Learn more about Leap Years & Leap Day with these Resources!

FUN BrainPOP Video about leap year

Leap Year 2012

Take The Leap: FUN Leap Year Quiz! 

Happy Leap Day! 




Happy Birthday Benjamin Franklin!


Image Source: Pixabay.com












The Lightning Rod

When most of us think about Benjamin Franklin and his inventions, we think about a man running around outside during a thunderstorm with a kite. Ask any child and they will be quick to tell you that Benjamin Franklin invented electricity but the fact of the matter is, Franklin didn’t invent electricity, he simply figured out how the transfer of electricity works by inventing the lightening rod. During that time, in the 1700s, fires were commonplace as a result of lightning strikes. His simple lightning rod helped to channel that power away from the houses and buildings, and to a grounded source.


Were you aware that Ben Franklin also invented bifocals? As Franklin got older, he realized that his vision had started to decline. The inventor turned to science to find a solution for the uncomfortable task of switching between glasses for close-up reading and distance viewing. In 1784, Franklin discovered his solution with a pair of engineered eyeglasses he dubbed “double spectacles. Franklin had his optician take the lenses from his two sets of glasses, cut the lenses in two horizontally, and then mount them back into the frames. The optician placed the lens for close work at the bottom and the lens for distance at the top. Traditional eyeglasses simply correct vision for one distance, but the invention of the bifocal allowed for two corrective powers to be used in each lens, thus eliminating the need to switch between.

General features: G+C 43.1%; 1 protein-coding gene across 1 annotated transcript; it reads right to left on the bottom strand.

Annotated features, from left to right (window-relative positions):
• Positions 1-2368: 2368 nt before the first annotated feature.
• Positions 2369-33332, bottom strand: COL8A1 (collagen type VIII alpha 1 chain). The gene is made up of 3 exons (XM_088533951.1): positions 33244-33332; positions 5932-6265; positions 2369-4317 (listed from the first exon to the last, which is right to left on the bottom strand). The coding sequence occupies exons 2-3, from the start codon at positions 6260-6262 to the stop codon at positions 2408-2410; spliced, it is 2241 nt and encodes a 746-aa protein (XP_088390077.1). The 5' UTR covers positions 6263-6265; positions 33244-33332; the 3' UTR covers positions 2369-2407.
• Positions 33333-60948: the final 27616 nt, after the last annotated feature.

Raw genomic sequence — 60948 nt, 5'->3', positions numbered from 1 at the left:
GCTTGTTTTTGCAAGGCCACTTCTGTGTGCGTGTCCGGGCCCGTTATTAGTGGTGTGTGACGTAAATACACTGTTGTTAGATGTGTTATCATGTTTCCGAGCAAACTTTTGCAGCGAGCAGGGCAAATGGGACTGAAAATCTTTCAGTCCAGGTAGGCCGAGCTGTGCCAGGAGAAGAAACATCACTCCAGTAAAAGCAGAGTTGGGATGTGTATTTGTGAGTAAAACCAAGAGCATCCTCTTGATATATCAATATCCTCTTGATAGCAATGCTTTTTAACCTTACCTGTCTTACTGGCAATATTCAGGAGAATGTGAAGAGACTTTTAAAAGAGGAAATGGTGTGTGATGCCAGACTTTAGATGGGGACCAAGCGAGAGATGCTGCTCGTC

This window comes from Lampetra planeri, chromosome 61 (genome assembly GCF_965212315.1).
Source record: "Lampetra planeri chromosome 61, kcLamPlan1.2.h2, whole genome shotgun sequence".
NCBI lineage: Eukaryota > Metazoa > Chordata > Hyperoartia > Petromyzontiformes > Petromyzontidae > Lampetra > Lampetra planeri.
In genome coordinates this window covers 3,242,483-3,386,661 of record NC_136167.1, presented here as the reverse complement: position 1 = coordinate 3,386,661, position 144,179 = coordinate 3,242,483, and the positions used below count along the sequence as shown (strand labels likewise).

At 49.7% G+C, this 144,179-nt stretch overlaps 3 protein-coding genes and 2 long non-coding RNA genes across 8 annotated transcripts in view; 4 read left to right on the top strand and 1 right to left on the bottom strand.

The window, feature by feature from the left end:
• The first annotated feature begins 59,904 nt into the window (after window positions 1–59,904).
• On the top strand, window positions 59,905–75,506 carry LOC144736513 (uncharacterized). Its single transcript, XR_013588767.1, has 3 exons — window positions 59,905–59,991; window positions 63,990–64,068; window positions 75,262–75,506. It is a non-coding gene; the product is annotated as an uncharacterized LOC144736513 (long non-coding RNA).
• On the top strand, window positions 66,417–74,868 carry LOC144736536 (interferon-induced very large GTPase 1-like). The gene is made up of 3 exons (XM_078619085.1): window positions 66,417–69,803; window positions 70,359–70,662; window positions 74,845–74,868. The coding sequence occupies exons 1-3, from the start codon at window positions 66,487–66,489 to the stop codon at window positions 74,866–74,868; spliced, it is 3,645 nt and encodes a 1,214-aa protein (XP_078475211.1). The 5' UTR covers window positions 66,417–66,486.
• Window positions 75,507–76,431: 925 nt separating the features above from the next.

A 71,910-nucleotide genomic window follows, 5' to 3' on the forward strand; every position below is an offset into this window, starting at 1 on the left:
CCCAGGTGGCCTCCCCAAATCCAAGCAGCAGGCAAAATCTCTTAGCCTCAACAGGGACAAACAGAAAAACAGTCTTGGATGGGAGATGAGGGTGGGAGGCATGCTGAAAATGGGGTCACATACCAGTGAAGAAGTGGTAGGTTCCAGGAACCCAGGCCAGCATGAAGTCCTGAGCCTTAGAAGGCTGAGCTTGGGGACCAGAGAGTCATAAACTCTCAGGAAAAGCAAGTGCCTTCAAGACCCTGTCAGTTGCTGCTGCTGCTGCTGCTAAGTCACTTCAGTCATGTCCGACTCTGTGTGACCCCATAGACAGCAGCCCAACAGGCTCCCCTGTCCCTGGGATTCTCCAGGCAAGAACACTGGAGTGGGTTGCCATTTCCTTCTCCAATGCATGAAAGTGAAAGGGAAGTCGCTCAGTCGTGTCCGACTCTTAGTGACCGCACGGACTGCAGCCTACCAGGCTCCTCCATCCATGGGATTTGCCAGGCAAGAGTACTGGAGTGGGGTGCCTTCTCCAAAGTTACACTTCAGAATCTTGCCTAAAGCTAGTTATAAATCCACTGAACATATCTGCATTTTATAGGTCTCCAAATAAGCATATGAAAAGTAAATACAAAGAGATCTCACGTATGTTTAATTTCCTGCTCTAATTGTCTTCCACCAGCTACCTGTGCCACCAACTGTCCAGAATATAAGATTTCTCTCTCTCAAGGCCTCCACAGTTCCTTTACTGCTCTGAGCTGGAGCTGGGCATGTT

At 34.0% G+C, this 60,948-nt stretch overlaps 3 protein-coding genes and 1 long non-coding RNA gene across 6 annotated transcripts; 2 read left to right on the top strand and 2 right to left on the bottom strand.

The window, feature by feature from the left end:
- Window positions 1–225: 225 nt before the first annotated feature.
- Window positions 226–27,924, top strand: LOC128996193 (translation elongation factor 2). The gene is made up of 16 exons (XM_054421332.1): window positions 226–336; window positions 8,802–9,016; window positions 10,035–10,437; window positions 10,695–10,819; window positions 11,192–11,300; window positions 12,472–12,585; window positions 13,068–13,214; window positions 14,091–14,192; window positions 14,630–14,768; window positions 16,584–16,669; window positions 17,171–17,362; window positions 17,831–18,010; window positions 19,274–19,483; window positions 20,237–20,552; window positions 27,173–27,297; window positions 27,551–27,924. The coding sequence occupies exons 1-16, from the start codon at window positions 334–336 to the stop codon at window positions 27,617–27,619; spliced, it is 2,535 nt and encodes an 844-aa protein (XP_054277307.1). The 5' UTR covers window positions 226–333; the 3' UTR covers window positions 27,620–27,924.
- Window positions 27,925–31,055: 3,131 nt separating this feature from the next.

Image Source: Pixabay.com

Benjamin Franklin did not always work as an inventor. As a matter of fact, he once served as the postmaster general. In an effort to figure out the best route for delivering mail, he invented a simple odometer which allowed measurements between two areas when it was attached to the delivery carriage. Today, the odometers used in automobiles are much more complex.





The Gulf Stream


Did you know that Ben Franklin was the first scientist to study the Gulf stream? The Gulf stream is a powerful, warm current in theAtlantic Ocean. Those of us who live along the coast are familiar with what the Gulf stream is but very few of us realize the fact that Benjamin Franklin is one of the men that helped map it out. It was known that sailing from the United  States to Europe took less time than traveling in the other direction. This fact fascinated Benjamin Franklin so he took the time to map out the Gulf stream by measuring current depths and wind speed in order to come up with one of the first, accurate concept drawings of the phenomenon.


The Franklin Stove


The Franklin stove was a concept that was thought up by Benjamin Franklin in order to help individuals use less wood, while still producing more heat. Since wood fires accounted for a lot of the heat during that time, having a more efficient way of receiving that heat was welcomed by almost everyone. Something that is interesting about this particular invention is the fact that he turned down a patent for this concept. He wanted it to be available for everybody and was not interested in making a profit from it.


Today, young scientists are looking to the stories of Franklin’s experiments and his inventions and finding their own scientific inspiration. The Franklin Institute is a great resource for information on Benjamin Franklin. You can visit this website to find instructions for experiments with electricity, air, heat, and even the Glass Armonica. Find your own inspiratin and spark your imagination with even more experiments including how to build your own Leyden Jar!